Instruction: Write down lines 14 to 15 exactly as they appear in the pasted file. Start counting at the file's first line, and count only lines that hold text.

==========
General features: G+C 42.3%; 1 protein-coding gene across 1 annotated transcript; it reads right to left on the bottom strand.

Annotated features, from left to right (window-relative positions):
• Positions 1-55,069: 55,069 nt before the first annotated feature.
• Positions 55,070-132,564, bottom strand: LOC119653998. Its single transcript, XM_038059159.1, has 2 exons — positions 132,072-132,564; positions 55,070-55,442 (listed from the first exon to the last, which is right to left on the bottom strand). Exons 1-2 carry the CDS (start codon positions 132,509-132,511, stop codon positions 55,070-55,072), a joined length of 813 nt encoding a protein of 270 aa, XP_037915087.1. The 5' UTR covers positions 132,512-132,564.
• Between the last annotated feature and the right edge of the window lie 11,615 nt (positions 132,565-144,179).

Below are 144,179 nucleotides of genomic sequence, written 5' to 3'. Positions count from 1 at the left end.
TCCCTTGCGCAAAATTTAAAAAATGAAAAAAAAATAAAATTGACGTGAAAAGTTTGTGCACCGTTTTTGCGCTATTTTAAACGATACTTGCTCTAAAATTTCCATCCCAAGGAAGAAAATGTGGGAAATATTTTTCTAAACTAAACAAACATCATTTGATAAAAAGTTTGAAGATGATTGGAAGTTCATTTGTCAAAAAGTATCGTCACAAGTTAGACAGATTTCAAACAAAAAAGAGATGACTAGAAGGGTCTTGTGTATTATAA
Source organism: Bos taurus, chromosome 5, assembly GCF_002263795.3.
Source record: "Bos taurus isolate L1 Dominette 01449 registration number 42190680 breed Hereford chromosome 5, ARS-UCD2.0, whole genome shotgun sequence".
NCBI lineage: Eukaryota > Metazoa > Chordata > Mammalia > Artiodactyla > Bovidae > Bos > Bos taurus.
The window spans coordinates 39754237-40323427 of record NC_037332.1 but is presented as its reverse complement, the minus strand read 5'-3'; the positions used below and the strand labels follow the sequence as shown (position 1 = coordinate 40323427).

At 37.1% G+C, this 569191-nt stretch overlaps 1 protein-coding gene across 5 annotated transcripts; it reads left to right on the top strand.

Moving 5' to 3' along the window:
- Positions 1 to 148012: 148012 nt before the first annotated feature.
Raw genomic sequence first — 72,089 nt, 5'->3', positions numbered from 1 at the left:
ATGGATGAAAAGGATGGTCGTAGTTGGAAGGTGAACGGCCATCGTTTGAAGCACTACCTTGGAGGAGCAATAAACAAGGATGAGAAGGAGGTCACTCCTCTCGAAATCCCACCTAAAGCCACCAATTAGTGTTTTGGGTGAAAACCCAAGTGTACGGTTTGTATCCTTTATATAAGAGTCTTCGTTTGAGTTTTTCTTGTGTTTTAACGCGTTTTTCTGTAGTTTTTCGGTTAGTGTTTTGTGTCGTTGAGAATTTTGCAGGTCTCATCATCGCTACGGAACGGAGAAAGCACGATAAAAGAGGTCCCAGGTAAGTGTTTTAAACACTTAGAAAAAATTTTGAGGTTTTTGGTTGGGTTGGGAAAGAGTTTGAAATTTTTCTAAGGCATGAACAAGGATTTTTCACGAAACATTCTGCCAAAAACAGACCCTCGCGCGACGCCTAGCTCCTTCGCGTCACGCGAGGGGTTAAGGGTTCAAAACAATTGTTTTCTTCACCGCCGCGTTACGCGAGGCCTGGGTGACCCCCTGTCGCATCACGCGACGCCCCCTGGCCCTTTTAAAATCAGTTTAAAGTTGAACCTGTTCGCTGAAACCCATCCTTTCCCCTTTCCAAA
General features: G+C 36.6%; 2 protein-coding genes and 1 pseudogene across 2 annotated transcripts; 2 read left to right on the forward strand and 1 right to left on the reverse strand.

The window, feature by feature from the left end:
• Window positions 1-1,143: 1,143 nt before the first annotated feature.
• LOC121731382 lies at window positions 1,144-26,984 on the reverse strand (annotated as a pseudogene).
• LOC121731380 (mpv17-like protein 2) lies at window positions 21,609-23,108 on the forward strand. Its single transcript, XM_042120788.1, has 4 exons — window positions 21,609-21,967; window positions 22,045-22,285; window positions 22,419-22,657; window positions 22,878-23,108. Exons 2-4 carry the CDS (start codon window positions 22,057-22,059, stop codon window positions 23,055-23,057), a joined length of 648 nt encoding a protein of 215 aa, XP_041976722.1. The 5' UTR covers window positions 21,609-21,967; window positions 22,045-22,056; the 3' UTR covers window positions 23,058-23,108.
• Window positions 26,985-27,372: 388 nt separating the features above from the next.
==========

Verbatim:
- Positions 1 to 148012: 148012 nt before the first annotated feature.
Raw genomic sequence first — 72,089 nt, 5'->3', positions numbered from 1 at the left: